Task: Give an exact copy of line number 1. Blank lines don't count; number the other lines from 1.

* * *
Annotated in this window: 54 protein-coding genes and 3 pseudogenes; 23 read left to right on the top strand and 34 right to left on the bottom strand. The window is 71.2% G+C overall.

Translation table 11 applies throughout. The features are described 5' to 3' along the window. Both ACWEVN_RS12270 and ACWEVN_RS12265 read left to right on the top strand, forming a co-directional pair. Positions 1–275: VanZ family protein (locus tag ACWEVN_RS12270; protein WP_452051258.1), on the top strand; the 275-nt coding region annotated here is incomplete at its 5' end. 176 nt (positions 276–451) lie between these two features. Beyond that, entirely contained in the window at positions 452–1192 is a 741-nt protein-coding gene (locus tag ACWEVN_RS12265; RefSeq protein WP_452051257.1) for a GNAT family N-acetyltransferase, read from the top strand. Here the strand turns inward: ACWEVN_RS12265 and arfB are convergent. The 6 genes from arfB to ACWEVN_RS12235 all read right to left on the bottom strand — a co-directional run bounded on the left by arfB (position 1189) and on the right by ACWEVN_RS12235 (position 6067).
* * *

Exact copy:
Annotated in this window: 54 protein-coding genes and 3 pseudogenes; 23 read left to right on the top strand and 34 right to left on the bottom strand. The window is 71.2% G+C overall.